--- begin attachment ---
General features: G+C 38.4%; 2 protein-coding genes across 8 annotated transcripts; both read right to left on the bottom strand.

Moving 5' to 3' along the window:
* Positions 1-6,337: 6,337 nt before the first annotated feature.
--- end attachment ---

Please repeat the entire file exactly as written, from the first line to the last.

General features: G+C 38.4%; 2 protein-coding genes across 8 annotated transcripts; both read right to left on the bottom strand.

Moving 5' to 3' along the window:
* Positions 1-6,337: 6,337 nt before the first annotated feature.